Mr. Grey (Mykl) and I attended an advanced screening of Finding Dory for date night earlier this week. Enjoy his spoiler-free review!
A little back story
13 years ago, a friend of mine who’s first-born was only a few months old shared his experience of seeing Finding Nemo. Specifically, the first few harrowing minutes when Marlin’s wife and all but one egg (Nemo) was lost in the blink of an eye.
This was a bit too close for comfort for my friend to imagine losing his new family so suddenly. Thankfully the movie’s remaining 90 minutes worked to make up for such a rough beginning.
Fast forward to 2016
I was reminded of this during the opening of Finding Dory, which picks up the story a year after the events of the first film. Through a series of flashbacks, we learn right away that Dory has lost her family and is just starting to remember clues that might lead her back to them. Marlin (Albert Brooks) and Nemo (voiced by Hayden Rolence this time) lend their fins to help and thus begins another epic adventure under the sea.
Dory (Ellen DeGeneres) is the real focus of this film. We learn much more about her back story, motivations, and ultimately her effect on those around her. If you're looking for a strong female role model this summer, Disney's found her for you.
Journey vs destination
Unlike Finding Nemo, the destination (not the journey) is where the bulk of the story takes place. That destination being the California coast and a marine animal rehabilitation center.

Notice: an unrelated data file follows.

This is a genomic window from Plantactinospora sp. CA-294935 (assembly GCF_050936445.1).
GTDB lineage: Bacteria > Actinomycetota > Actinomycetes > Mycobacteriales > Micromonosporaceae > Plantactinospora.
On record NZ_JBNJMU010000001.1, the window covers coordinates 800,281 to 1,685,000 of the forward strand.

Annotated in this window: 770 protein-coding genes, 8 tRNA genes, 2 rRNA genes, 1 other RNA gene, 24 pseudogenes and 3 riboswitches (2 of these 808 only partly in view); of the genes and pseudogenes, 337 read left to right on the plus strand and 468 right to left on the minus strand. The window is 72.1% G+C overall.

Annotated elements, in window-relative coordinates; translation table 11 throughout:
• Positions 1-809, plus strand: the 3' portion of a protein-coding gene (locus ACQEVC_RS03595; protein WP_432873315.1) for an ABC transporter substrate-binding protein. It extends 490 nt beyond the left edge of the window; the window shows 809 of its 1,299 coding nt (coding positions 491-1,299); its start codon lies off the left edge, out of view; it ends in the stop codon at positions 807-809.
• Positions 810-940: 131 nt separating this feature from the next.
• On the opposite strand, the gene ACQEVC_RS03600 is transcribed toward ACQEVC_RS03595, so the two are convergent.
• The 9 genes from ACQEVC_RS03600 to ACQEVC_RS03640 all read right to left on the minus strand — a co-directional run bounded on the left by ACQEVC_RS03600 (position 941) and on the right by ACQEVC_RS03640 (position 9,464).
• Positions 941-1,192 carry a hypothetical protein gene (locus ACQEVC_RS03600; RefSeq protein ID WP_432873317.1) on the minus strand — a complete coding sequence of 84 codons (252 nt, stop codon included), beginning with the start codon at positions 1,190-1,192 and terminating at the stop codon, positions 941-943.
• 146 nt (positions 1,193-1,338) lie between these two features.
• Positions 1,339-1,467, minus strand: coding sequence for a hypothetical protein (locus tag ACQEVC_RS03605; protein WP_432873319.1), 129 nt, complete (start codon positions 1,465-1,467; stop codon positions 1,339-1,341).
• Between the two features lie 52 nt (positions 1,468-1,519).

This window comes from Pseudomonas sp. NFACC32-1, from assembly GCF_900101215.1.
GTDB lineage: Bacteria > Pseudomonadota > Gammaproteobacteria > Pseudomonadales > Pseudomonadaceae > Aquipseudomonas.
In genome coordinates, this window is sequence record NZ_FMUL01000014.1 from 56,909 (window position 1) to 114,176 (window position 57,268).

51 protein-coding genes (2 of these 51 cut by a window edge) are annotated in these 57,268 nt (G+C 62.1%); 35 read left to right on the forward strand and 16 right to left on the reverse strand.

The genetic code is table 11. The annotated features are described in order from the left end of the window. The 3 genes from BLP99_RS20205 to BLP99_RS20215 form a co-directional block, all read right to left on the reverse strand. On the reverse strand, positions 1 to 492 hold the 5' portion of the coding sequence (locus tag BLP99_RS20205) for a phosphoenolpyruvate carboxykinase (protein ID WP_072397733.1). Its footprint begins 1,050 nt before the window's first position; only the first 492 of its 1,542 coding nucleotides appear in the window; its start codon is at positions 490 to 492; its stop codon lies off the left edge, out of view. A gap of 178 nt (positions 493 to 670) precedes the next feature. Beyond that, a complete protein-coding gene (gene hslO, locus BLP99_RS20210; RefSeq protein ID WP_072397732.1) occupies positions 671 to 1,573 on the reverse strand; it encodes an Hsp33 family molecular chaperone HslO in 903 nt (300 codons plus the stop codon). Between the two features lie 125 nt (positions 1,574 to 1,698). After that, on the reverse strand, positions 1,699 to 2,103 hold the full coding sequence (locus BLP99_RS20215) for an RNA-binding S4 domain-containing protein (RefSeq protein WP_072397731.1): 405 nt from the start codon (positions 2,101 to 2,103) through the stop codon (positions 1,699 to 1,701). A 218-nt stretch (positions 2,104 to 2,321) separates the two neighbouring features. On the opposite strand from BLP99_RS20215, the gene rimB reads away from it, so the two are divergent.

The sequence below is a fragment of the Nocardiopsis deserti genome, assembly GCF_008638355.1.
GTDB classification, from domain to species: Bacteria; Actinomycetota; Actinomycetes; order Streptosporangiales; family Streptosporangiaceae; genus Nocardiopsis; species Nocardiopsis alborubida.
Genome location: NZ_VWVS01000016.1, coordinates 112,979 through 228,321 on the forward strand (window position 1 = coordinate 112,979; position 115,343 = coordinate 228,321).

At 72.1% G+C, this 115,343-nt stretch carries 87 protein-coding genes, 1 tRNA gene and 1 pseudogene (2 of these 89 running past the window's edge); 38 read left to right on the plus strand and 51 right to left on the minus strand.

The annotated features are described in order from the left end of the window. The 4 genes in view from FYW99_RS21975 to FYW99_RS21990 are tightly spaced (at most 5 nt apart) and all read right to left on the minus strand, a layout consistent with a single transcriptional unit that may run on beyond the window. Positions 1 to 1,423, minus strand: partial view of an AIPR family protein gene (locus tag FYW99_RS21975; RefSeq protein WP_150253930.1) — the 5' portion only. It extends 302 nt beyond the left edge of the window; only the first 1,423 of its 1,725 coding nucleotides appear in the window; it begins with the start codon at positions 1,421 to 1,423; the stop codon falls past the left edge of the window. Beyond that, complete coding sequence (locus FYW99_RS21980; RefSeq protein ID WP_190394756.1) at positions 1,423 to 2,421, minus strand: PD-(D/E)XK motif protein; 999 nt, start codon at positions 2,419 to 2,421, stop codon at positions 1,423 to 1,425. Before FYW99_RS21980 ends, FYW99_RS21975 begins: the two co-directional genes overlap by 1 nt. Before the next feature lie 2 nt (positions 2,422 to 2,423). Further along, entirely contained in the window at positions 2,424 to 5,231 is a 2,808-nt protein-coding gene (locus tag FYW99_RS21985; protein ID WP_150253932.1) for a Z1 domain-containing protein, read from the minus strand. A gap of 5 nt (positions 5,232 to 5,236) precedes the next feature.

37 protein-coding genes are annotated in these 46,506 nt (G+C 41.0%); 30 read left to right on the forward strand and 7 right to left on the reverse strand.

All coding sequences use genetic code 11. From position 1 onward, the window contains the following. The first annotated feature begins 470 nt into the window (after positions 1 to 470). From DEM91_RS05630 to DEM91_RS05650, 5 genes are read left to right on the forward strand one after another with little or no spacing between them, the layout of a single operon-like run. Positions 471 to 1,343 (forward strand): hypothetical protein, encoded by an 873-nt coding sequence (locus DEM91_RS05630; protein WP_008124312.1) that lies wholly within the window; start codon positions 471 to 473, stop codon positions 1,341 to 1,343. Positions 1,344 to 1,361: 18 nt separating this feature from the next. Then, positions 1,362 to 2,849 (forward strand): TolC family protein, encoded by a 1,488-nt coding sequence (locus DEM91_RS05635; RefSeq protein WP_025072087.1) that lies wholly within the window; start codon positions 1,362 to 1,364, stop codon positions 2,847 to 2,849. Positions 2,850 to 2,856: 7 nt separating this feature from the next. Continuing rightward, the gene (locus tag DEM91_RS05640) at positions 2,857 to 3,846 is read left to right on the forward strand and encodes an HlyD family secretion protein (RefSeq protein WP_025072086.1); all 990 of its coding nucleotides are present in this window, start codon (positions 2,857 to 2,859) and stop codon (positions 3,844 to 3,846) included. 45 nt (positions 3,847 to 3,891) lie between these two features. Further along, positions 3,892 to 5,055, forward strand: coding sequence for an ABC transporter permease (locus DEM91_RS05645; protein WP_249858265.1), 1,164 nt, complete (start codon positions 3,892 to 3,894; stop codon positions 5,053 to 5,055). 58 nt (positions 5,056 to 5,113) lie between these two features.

It’s worth mentioning the animation feels light years ahead of the original. New ways to render light is the cornerstone of the new tech Pixar brings to bear here. The water itself is breathtaking and shot after shot makes you feel like you are truly a part of this world. The transition to more surface environments this time around is seamless and just as detailed. Many of these techniques are highlighted in the better-than-photo-realistic opening short Piper.
Finding Dory includes most of the same characters living at the reef we grew to love from the first film, plus a large group of new aquatic faces who will surely swim their ways into your heart. Some of these new characters live above the water including sea lions, loons, and otters. The sea lions steal the movie, in my opinion, easily displacing the seagulls (Mine! Mine!) as some of my favorite secondary characters from this world. Levi’s current favorite animals are otters, so I would be remiss if I didn’t give them a shout out for their brief but valuable contribution as well.
A new face we see more above then below the waves is Hank (Ed O’Neill) the octopus, a master of camouflage. One of most complex characters Pixar has animated, he stays true to the actual movement of a cephalopod, while exhibiting a full range of emotion all without a visible mouth.
Finding Dory: Final verdict
Though thoroughly enjoyable as a sequel, Finding Dory can stand alone as a fully realized movie. That's pretty rare in any sequel, especially one as eagerly anticipated as this one. But who among us under the age of 13 has not seen Finding Nemo? True fans will love this, and like most Disney Pixar releases, so will their parents.
The PG rating is for “mild thematic elements.” This mostly involved a few clips of a scared and forgetful young Dory making her way alone after losing her parents and one short scene with a creepy, glowing octopus. Nothing too scary for young tadpoles.
Trust me, you don’t want to leave the theater too soon when it’s over. Settle in after the closing credits begin (after the find-the-octopus segment) and stay for the mesmerizing ascent through a kelp forest and a not-to-miss bonus scene after that.
Watch the Finding Dory trailer: